Hitler should now represent Germany ' fate, of the mea.suro upon tho rnaot
wlth the same scrupulous care for ncu- l .,,. ., , ,,, ,,,
trallty that characterized the actions ot! m"nt "f whIch th "ext Htt" 1,1 lho
American Ambassador Pago in London 1 submarine crisis largely depends, Is
Count von Bernstorff Received Instructions
From Foreign Minister Zimmermann Dated
Jan. 19, When Ruthless Submarine
War Was Decided On
when hu was entrusted with German
interests in Great Britain. Whatever i
Berlin desired to communicate to the
British Government through the United
States Mr. Pago Conveyed for the Ger
man Government. But it Is pointed out
there would cry properly have been a
storm of protest from Great Britain had
Mr. Page endeavored to defend Ger
many's actions boforo the British pub
Ho or otherwise to champion their po
Hitter May Get Warning.
It is regarded as certain that the
Swiss Government will either warn Dr.
Bitter of this Government's displeasure
or replace him with another representa
tive who Is not so Imbued with the Ger
man viewpoint. Especially If matters
grow more serious It would make this
Government most uneasy to have the
Swls Legation virtually noting as an ad
junct to the Foreign Oflleo of Berlin and
having full access to valuable Informa
tion which the United States necessarily
feels niut be closely guarded from Ber
lin. The German note of inquiry to-day
added that tho American. Consuls de
tained In Germany nro Henry C. A.
Damm, transferred from Aachen to Har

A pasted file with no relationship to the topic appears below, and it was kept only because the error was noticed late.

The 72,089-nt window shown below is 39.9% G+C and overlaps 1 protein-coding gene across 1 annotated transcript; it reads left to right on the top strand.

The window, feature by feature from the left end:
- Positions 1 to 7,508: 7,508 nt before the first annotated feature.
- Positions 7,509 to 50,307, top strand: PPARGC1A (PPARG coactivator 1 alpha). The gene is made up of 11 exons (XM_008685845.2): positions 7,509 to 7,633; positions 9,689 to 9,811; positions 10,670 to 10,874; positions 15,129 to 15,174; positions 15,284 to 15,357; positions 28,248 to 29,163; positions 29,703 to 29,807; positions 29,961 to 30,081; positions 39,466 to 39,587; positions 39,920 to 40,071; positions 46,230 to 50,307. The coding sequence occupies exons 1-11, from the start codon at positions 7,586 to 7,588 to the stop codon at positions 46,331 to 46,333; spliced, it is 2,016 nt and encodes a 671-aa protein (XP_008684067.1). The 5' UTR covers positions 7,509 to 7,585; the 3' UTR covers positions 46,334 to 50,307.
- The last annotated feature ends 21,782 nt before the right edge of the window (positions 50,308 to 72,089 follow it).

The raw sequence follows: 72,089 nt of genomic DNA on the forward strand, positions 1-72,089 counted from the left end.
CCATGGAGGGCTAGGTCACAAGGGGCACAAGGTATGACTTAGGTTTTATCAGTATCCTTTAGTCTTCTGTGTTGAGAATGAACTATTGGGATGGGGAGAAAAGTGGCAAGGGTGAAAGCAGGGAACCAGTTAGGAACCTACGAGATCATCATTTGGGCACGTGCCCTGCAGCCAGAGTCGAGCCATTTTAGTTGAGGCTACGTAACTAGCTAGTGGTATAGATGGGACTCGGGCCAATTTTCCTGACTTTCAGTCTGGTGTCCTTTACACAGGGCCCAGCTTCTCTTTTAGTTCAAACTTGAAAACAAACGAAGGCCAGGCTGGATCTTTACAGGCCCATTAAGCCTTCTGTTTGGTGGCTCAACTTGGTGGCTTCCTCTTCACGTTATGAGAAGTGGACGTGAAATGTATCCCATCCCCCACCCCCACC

put, Turkey; John Q. Wood, transferred
from Chemnitz to Messina; Vice-Consul
f. Bruce Wallace, transferred from
Magdeburg to Constantinople, and Vlce
Constil C. Innes Brown, transferred from
Mannheim to Constantinople.
The German Governments action Is
i still In doubt. It.s pasnagc by the
i.i ii. r i.nmn i:.t,o:iis In At-1 near by. Their line Is now more than
.-i,., .j .1.,. .- .. .. .i . .. ... inis inui was aiuiuunceu in me nen-.
lantlo waters. Tho Klectrlc Mal l hair ram nonneasi ""'"""""'JJ I papers before cither President Wilson or bated on circumstances which, through
Company of New York built 500 of these I progressing In legions where hitherto an, s .. ,rv Lansln had anv Idea that i no concern of tho United States, de-
boats for Great Britain and many of attacks had been repelled. ch a proposal ha(1 leen addressed to i tnlned Consul Muiller at Havana. Cuba,
them are doing excellent service In tho . . . this Government liv Germany. There while he was on his way from Atlanta
Knirlisb Channel. It is expected, how- 1 ' I ronM h.n been nn means of cettlnir this ' to Quito. IVuadnr. Two notes have been i
ever, that the British Government now' Trench systems adjoining Pulsleuwu-; news to the public except through the i tecelved from tho German Government 1 trallty bill comes to a vole it will past,
favors a heavier type of boat, us prao- Mont have fallen also to the. British, and , assistance ot the Swiss Legation, It Is ex- on the subject, the first, a week ago, the Senate with an ample majority,
tlce has shown that these craft must be patrols are still creeping ahead, as close , ,,ianpd, for the German proposal was - charging that tho United States had de- j made up of Bepubllcans as well as Dem-
ocean going and at tne same umu oeainn tno Hermans as is saie. , hai(j to have been addressed to Dr. Bit- tamed .Mucner ai Havana, ami a second ' uvreir, u n uueu nui pa.-.- io ie-imw
WASHINGTON, Feb. 28. The Associated Press is enabled